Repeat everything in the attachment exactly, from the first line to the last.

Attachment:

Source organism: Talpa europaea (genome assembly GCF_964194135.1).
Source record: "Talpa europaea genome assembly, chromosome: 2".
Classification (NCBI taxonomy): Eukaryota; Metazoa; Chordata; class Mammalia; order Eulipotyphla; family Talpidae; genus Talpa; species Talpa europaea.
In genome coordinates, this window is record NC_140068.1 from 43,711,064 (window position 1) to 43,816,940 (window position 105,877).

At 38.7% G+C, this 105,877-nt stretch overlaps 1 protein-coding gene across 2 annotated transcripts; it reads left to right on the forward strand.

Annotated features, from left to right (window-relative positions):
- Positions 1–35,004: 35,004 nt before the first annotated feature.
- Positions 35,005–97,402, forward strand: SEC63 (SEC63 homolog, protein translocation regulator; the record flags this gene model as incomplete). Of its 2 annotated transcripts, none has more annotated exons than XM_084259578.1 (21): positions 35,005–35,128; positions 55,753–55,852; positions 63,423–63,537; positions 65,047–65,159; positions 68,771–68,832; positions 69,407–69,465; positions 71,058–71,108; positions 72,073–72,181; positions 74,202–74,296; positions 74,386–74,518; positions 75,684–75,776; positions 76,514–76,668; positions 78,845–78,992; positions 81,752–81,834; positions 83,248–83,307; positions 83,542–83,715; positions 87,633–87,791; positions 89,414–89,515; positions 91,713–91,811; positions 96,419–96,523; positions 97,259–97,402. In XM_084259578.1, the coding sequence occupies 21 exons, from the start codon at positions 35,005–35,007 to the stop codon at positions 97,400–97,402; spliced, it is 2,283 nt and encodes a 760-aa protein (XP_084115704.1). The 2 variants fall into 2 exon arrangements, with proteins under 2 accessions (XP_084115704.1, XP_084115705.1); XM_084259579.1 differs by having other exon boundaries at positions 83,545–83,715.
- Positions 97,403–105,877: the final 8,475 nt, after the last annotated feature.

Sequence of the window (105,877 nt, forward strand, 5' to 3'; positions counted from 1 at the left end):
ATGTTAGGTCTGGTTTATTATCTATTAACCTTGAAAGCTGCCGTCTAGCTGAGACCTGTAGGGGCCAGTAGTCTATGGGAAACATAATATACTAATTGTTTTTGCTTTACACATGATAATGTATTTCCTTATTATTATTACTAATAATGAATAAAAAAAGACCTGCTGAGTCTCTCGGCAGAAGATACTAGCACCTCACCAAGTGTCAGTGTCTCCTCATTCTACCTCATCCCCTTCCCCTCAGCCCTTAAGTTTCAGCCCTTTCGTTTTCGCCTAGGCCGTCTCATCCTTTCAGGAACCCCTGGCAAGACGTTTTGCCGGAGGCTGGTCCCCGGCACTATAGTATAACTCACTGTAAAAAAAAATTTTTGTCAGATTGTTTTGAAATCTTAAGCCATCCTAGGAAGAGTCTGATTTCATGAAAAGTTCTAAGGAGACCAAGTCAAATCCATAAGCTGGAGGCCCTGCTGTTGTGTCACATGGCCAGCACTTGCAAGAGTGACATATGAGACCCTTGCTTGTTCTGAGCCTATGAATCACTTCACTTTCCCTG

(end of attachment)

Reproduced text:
Source organism: Talpa europaea (genome assembly GCF_964194135.1).
Source record: "Talpa europaea genome assembly, chromosome: 2".
Classification (NCBI taxonomy): Eukaryota; Metazoa; Chordata; class Mammalia; order Eulipotyphla; family Talpidae; genus Talpa; species Talpa europaea.
In genome coordinates, this window is record NC_140068.1 from 43,711,064 (window position 1) to 43,816,940 (window position 105,877).

At 38.7% G+C, this 105,877-nt stretch overlaps 1 protein-coding gene across 2 annotated transcripts; it reads left to right on the forward strand.

Annotated features, from left to right (window-relative positions):
- Positions 1–35,004: 35,004 nt before the first annotated feature.
- Positions 35,005–97,402, forward strand: SEC63 (SEC63 homolog, protein translocation regulator; the record flags this gene model as incomplete). Of its 2 annotated transcripts, none has more annotated exons than XM_084259578.1 (21): positions 35,005–35,128; positions 55,753–55,852; positions 63,423–63,537; positions 65,047–65,159; positions 68,771–68,832; positions 69,407–69,465; positions 71,058–71,108; positions 72,073–72,181; positions 74,202–74,296; positions 74,386–74,518; positions 75,684–75,776; positions 76,514–76,668; positions 78,845–78,992; positions 81,752–81,834; positions 83,248–83,307; positions 83,542–83,715; positions 87,633–87,791; positions 89,414–89,515; positions 91,713–91,811; positions 96,419–96,523; positions 97,259–97,402. In XM_084259578.1, the coding sequence occupies 21 exons, from the start codon at positions 35,005–35,007 to the stop codon at positions 97,400–97,402; spliced, it is 2,283 nt and encodes a 760-aa protein (XP_084115704.1). The 2 variants fall into 2 exon arrangements, with proteins under 2 accessions (XP_084115704.1, XP_084115705.1); XM_084259579.1 differs by having other exon boundaries at positions 83,545–83,715.
- Positions 97,403–105,877: the final 8,475 nt, after the last annotated feature.

Sequence of the window (105,877 nt, forward strand, 5' to 3'; positions counted from 1 at the left end):
ATGTTAGGTCTGGTTTATTATCTATTAACCTTGAAAGCTGCCGTCTAGCTGAGACCTGTAGGGGCCAGTAGTCTATGGGAAACATAATATACTAATTGTTTTTGCTTTACACATGATAATGTATTTCCTTATTATTATTACTAATAATGAATAAAAAAAGACCTGCTGAGTCTCTCGGCAGAAGATACTAGCACCTCACCAAGTGTCAGTGTCTCCTCATTCTACCTCATCCCCTTCCCCTCAGCCCTTAAGTTTCAGCCCTTTCGTTTTCGCCTAGGCCGTCTCATCCTTTCAGGAACCCCTGGCAAGACGTTTTGCCGGAGGCTGGTCCCCGGCACTATAGTATAACTCACTGTAAAAAAAAATTTTTGTCAGATTGTTTTGAAATCTTAAGCCATCCTAGGAAGAGTCTGATTTCATGAAAAGTTCTAAGGAGACCAAGTCAAATCCATAAGCTGGAGGCCCTGCTGTTGTGTCACATGGCCAGCACTTGCAAGAGTGACATATGAGACCCTTGCTTGTTCTGAGCCTATGAATCACTTCACTTTCCCTG